Hausa translation of DOI: 10.1101/2020.05.05.078600
his is a lay summary of the article published under the DOI: 10.1101/2020.05.05.078600
Elucidating the complex evolutionary armory that mosquitoes deploy against insecticides is crucial to maintain the effectiveness of insecticide-based interventions.
Here, we deciphered the role of a 6.5kb structural variation (SV) in driving cytochrome P450-mediated pyrethroid resistance in the malaria vector, Anopheles funestus.
Whole genome pooled sequencing detected an intergenic 6.5kb SV between duplicated CYP6P9a/b P450s in pyrethroid resistant mosquitoes through a translocation event.
Promoter analysis revealed a 17.5-fold higher activity (P<0.0001) for the SV-carrying fragment than the SV-free one.
qRT-PCR expression profiling of CYP6P9a/b for each SV genotype supported its role as an enhancer since SV+/SV+ homozygote mosquitoes had significantly greater expression for both genes than heterozygotes SV+/SV- (1.7-2-fold) and homozygotes SV-/SV- (4-5-fold).
Designing a PCR assay revealed a strong association between this SV and pyrethroid resistance (SV+/SV+ vs SV-/SV-; OR=2079.4, P=<0.001).
The 6.5kb SV is present at high frequency in southern Africa (80-100%) but absent in East/Central/West Africa.
Experimental hut trials revealed that homozygote SV mosquitoes had significantly greater chance to survive exposure to pyrethroid-treated Nets (OR 27.7; P < 0.0001) and to blood feed than susceptible.
Furthermore, triple homozygote resistant (SV+/CYP6P9a_R/CYP6P9b_R) exhibit a higher resistance level leading to a far superior ability to survive exposure to nets than triple susceptible mosquitoes, revealing a strong additive effect.
This study highlights the important role of structural variations in the development of insecticide resistance in malaria vectors and their detrimental impact on the effectiveness of pyrethroid-based nets.
Scientists have identified a stretch of DNA that helps mosquitoes resist a chemical meant to kill them (insecticides).
This DNA stretch seems to boost genes that allow southern African mosquitos to better process pyrethroid, a common insecticide used in nets to prevent mosquitoes from spreading malaria to people.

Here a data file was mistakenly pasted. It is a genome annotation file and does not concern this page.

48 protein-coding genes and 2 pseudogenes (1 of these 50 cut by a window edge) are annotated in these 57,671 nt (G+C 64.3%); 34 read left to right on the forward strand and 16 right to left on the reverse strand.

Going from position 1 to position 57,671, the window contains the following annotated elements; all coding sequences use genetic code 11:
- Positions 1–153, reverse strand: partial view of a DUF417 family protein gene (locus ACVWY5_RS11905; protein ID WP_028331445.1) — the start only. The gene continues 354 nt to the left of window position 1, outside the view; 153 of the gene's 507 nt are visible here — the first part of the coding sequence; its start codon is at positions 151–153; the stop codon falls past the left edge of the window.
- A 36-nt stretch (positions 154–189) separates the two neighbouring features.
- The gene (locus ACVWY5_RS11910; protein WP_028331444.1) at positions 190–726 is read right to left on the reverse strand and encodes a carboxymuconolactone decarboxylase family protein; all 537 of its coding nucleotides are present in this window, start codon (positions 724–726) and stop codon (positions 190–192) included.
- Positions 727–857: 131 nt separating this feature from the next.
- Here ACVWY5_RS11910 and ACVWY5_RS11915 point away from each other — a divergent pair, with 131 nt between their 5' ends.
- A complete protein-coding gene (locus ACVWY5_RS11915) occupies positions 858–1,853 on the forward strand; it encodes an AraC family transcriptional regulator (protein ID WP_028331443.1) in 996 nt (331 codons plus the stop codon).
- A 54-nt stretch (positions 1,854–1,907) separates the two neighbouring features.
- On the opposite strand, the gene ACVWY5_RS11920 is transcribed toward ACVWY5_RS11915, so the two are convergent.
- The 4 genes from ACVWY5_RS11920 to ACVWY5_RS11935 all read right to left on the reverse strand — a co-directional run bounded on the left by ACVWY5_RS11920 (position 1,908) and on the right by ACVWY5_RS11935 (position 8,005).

Insecticide-treated nets is one of the main ways to prevent mosquitoes who carry malaria from spreading the disease to humans.
However, recently mosquitoes appear to be surviving despite being exposed to deadly insecticides.
Scientists want to pinpoint the biological reason behind this insecticide resistance so that anti-mosquito nets can be improved to control malaria.
In this study, researchers wanted to show how a stretch of mutated DNA in malarial mosquitoes increases resistance to the insecticide pyrethroid.
They also wanted to see if this genetic adaptation is found in mosquitos in different regions of Africa.
The researchers analysed the DNA of various mosquito populations, and checked how resistant the mosquitos were to pyrethroid.
They used computer modelling, laboratory experiments, and trials with mosquitoes released in experimental huts to draw their conclusions.
They found that the presence of the DNA led to malarial mosquitoes developing resistance to the insecticide-treated nets.
All the mosquitoes that were resistant to pyrethroid in this study had the large, mutated DNA stretch.
But interestingly, these mosquitos were from southern Africa; the mutation was not found in malarial mosquitoes in west, east or central Africa.
While scientists already knew that mosquitos carrying malaria are becoming resistant to the chemicals we use to kill them, this study explains how they are able to evade insecticides on a genetic level.
The researchers also developed a new method to monitor the DNA mutation in mosquitoes, which will be useful for other scientists looking into this in future.
The researchers suggest that future work should look more deeply into these kinds of mutated DNA sequences and how exactly they affect resistance genes in malarial mosquitoes.
This study by Cameroonian researchers shows that we need new ways to control the spread of Malaria, especially in southern Africa, where we now have DNA evidence as to why mosquitos are able to evade insecticide-treated nets.